It was an early summer morning. Dew danced on the newly planted garden, clucking chickens welcomed the day ahead and we had adventure on the mind. We loaded up all of the toys, the family, the dog, and we headed east for a weekend of all things good about living where we live. We were excited, because for the second time in nearly two years, we were getting out of town together. We weren't headed to a work event (including those passion projects we have). We had no agenda other than to just purely enjoy.
After an anticipatory five hour drive, one of which was sprinkled with potty breaks and fuel stops and leg stretching and snack time (and for the record, most of the requests to stop were done by an adorable three-year-old), we were just miles from our destination.
Christmas Valley is an incredible place, and this was our first visit. The land is thick with geological history, boasting nearly 11,000 acres of sand dunes. The incredible part is that these dunes are nowhere near any coastline, but were created over 7,000 years ago when Mt. Mazama erupted forming Oregon's only National Park, Crater Lake. The sand is actually from the ash and pumice that landed from the explosion.
Because it's located smack-dab in the middle of Oregon, summertime there is supposed to be just that - summertime. It was our escape from the soaking wet winter we were inching out from. We expected hot sun, warm days and we were equipped to be greeted by high temperatures. I packed all of the sunblock and all of the summer clothes. We were ready.
So there we were, miles from our destination and instead of being greeted by summertime vibes, we were greeted by angry skies and warnings of flash floods and wondering if we'd even make it to the campground at all. Claps of thunder and flashes of lightning were angry in the air.
On our approach to the camping spot, it was evident that this storm meant business. Several camps were flooded, the road to enter was nearly washed out. My fearless husband navigated the terrain and my daughter laughed as we embarked on the final bit of the journey, literally bouncing through and bumping over water and sand. I laughed too, but only to cover up my nervousness. We made it, though. We had arrived.
We spent that first night dodging raindrops as we ran between motorhomes, drinking wine and snuggling up with the kids as we watched movies while the rain so loudly pelted the outside of the vehicles. We cranked the heaters and we were forced to stay in close quarters and make group dinners and it was magical because it was everything we didn't want in that moment. As it turns out, it's just what we wanted. It's what we needed, too.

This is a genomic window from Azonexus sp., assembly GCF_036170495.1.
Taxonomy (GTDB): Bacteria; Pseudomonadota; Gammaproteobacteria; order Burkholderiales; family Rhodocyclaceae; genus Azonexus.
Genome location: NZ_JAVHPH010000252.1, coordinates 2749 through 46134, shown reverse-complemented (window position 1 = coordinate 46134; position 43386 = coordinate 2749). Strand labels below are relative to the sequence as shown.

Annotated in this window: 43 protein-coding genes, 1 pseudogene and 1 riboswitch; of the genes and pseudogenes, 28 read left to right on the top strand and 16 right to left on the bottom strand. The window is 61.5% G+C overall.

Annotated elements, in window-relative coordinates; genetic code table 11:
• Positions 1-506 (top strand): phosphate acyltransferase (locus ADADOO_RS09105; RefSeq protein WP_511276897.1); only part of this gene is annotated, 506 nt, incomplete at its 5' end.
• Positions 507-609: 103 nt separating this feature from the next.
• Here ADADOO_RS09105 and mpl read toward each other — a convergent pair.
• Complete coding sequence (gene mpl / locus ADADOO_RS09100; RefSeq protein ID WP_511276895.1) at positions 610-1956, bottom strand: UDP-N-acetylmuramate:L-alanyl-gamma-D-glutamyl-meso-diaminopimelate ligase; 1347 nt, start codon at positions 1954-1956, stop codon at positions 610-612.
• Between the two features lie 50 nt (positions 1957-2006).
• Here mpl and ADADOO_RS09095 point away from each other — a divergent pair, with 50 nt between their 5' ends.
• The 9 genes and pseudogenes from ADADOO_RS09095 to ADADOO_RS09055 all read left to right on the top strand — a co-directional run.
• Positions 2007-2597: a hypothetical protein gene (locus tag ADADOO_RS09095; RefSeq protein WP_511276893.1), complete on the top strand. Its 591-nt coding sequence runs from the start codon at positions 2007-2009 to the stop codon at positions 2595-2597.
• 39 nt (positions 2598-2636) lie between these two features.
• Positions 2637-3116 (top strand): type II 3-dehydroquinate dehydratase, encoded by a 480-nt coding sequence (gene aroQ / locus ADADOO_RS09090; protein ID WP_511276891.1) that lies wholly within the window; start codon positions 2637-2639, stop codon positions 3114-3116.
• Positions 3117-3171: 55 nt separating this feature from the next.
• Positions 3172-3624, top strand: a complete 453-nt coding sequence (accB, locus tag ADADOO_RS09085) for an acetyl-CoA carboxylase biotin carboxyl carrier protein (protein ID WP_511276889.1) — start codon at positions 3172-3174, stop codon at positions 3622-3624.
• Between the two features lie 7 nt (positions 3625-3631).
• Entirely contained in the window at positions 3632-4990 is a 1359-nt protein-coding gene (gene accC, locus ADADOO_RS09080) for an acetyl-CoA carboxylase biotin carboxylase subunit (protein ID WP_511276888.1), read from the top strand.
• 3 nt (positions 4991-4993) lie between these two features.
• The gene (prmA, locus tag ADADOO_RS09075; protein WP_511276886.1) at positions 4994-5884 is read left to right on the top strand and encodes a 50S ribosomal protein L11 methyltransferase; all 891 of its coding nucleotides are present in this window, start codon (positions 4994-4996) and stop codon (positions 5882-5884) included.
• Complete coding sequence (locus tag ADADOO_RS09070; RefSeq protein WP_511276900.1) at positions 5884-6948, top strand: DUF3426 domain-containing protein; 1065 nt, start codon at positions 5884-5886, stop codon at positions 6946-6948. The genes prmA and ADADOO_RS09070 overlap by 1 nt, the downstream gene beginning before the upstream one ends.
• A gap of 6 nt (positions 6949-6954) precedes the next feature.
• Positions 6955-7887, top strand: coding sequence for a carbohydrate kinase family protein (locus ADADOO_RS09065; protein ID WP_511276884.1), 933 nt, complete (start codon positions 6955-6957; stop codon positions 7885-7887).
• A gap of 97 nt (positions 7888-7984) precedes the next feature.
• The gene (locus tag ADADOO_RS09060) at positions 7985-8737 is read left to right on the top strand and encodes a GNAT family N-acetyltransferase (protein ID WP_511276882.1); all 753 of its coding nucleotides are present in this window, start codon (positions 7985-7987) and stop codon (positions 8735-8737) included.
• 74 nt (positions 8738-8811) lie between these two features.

When morning came, we woke to more rain, which slowly changed into sunlight. We did all of the things we wanted to do. We adventured. We played. We did a little bit of doing nothing. We watched our kids get dirty as they built sand castles and we laughed as said sand found its way into their lunchtime sandwiches. We made new sandwiches. We watched sunsets and made campfires and we vowed to come back next year. The kids fought and they shared and we all made memories that I can only hope will last our lifetimes.
There was this extra special moment probably better suited for another blog post, where I watched little Elsie put into practice a great lesson about sharing I taught her just hours before.
Really, it was great.
The weekend quickly passed and it was time to go home. And then a flat tire put us hours behind schedule. Our friends waited with us. New memories were created as we problem solved and found solutions and made good out of not so good.
So really, that was great too.
We were almost home, almost. And a brush fire closed the highway and again, we were delayed hours. And we found the binoculars and grabbed the guitar and we played some more. And although the memories are still fresh and vivid, I really hope they stay that way.
Our weekend was full of plans, full of expectations, thick with preconceived notions of what we were in for. And guess what? We were wrong about a lot of them.
Like I said, it was great.
It was great because that's what adventure is all about. It's about not knowing exactly what's around the next bend. It's about having to pivot, to adjust and to decide just how to make things work. And I know, sometimes the very bad turns into the really, really very bad and those times are extra hard. But a lot of times, we can turn the not-so-bad into the really good, and those are the times that are an extra special kind of sweet.
The lesson is this: Look for the light, find your tribe and just power through. Trust me, you will never regret those moments where you found the good in the ugly.
Sometimes the outtakes are better than the plans we make.
And if you let them, you'll find that's usually the case.